One question I often ask clients is “what do you do for self-care?” Some clients are unfamiliar with the term. Self-care, according to Wikipedia, is “any necessary human regulatory function which is under individual control, deliberate and self-initiated.” I like to explain self-care as taking care of ourselves in the same nurturing way we would take care of a loved one. It can also be thought of as something that is missing in the lives of those who are extremely busy and under a good deal of stress.
When we are stressed, self-care is usually not on our minds. We have a million other things to think about and taking care of ourselves doesn’t seem like priority though in those moments, if none other, it should be at the top of the list. We live in a society where the prevailing mentality is to get ahead and we believe that doing that entails pushing ourselves to our limit. We may fear being called lazy so we overwork, over commit, overdo and before we know it we are at or near our breaking point. We all know stress isn’t good, but what effect does stress actually have on our bodies and minds?
To answer this, let’s dig a bit deeper. Our adrenal glands produce two main stress response chemicals – cortisol and noradrenaline. These chemicals are responsible for our “flight or fight” response to stress. Cortisol is responsible for maintaining the health of and communication between all of the cells in our bodies. It is at its highest in the morning, giving us the energy to get everything done and is at its lowest at bedtime…ideally. With our busier-than-ever lives and high levels of stress, cortisol levels can become off-balanced resulting in sleep problems (insomnia and/or hypersomnia), hormonal imbalances, anxiety and/or depression and decreased memory, focus and power. A myriad of physical symptoms such as blood sugar and metabolic problems, weight issues and decreased immune system functioning can also occur as a result of inadequate cortisol levels.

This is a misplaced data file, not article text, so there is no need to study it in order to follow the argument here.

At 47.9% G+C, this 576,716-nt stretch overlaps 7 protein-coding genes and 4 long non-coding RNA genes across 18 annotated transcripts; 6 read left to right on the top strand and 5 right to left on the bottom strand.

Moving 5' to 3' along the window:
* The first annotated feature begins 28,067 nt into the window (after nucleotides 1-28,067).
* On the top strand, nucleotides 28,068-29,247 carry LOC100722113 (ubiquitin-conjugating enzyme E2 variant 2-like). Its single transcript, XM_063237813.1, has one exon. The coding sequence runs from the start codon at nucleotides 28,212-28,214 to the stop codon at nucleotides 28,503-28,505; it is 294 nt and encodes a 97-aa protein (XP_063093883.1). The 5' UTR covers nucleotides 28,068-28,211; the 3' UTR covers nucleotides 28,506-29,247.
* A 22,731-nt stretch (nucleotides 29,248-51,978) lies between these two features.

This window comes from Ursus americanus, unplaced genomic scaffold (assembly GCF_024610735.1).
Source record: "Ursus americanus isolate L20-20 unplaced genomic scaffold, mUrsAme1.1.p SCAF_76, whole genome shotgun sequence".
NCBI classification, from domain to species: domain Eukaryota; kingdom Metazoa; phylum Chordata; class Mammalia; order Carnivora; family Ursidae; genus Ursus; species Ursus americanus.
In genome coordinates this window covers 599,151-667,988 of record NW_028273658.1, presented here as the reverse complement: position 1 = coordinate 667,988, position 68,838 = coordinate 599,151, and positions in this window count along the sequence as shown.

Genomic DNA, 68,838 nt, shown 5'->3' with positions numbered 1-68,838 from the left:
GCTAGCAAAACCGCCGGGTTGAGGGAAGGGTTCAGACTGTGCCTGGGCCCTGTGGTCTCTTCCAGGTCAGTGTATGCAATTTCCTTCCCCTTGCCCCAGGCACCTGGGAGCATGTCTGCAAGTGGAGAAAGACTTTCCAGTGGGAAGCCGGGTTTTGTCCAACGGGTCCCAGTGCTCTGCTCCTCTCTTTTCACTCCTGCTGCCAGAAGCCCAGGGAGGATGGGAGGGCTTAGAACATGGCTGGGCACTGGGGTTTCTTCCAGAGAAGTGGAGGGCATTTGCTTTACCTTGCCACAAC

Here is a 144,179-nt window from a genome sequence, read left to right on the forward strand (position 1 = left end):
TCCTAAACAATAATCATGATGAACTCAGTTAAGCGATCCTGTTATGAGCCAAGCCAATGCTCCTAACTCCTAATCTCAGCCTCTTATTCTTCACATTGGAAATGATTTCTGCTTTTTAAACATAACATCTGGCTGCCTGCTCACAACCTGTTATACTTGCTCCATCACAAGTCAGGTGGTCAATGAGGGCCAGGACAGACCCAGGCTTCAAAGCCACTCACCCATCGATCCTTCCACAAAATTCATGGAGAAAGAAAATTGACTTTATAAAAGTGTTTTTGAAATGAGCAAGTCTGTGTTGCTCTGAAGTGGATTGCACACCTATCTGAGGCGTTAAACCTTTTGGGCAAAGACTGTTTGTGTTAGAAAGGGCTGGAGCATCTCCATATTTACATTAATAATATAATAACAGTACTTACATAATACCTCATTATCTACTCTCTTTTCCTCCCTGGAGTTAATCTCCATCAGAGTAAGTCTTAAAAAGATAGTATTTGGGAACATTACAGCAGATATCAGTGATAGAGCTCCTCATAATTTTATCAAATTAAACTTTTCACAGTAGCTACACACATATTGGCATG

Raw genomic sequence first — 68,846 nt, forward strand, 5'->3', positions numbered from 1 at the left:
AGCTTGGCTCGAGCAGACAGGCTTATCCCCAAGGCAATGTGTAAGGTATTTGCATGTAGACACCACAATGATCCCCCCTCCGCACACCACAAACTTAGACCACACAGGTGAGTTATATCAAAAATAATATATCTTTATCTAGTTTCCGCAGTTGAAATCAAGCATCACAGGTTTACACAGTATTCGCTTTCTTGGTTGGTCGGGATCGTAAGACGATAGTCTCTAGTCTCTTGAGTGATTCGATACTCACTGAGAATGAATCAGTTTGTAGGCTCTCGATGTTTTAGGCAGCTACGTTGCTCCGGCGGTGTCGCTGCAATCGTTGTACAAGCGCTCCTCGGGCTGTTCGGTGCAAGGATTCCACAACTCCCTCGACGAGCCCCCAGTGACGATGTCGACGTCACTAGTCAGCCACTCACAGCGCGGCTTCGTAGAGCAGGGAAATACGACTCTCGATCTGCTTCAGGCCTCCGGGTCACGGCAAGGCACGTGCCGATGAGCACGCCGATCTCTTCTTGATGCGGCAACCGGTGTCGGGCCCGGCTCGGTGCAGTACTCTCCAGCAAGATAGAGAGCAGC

Resetting our cortisol rhythm and adrenal stress responses can get us back on track. Cortisol actually regulates melatonin which we need not only for sleep but for detoxification and immunity. Elevated cortisol levels suppress melatonin production which can lead to inflammatory conditions such as diabetes, dementia and cancer. Getting into healthy sleep patterns and getting plenty of sleep each night can help cortisol production levels remain normal. Sleeping regularly is a great form of self-care in that it literally reduces stress and makes us healthier, happier and more productive. In addition to regulating our sleep cycles there are many things we can do to manage stress. Get creative and come up with unique and fun things you can do that best suit your lifestyle based on the following suggestions.
1) EAT WELL:
Poor eating habits and consumption of foods that are high in fat, salt and/or sugar can literally and figuratively weigh us down. Foods that lack protein, fiber and the nutrients our bodies need can place us at a higher risk for depression and anxiety. Find a well-balanced menu that accommodates your lifestyle. Attempt to plan ahead for times you may be on the go. Pack non-perishables in your purse or car to maintain healthy habits no matter where you are. Consult a physician or dietician for specific needs or before beginning a diet.
We all know exercise is good for our physical selves, but exercise can actually improve our mental health. It relieves stress, improves memory function, helps us sleep better and actually boosts our overall moods. Assess your physical limits and capabilities then research some activities and exercises that may be right for you. Set some goals and go smash them!
Finding ways to decompress throughout the day, can improve our overall wellbeing in addition to reducing stress. Our brains need moments of pause throughout the day to help us reset mentally. Take a walk or spend 10 minutes meditating if time permits. For clients that do not have this option, I suggest they physically move away from the work area and turn and face another direction, preferably a window, walk down the hall, walk out to their car for some fresh air etc. Just removing ourselves from the desk and screen for a few minutes can allow us to feel refreshed and refocus upon our return.
4) FEED YOUR SPIRITUAL SELF:
This will look different for everyone and may include praying, attending a religious service or event, meditating, acknowledging gratitude, or even being immersed in nature by walking or observing a sunrise or sunset.
5) LOVE YOURSELF:
Do nice things for yourself. If you have negative self-talk (“I’m not smart/good enough…” “I don’t deserve this…”), try to change that inner voice by writing mantras (eg. “I am beautiful” “I am worth it”) on post-it notes and placing them around your home or office. Set a reminder on your phone to go off several times throughout the day, to remind yourself that you are worthy and deserve love. When you have a chance, do something nice for yourself – get a massage, buy a new outfit, go skydiving – splurge on something you wouldn’t normally do for yourself.
Practicing good self-care on a regular basis can really improve overall functioning and is one of the major factors in successful stress management. I help clients manage stress as well as symptoms of anxiety and depression. I also assist clients with difficult life situations (work or home) transitions and difficult relationships. To book a session, click here and select Sarah Winders or any of our competent licensed therapists and start doing something healthy for yourself today.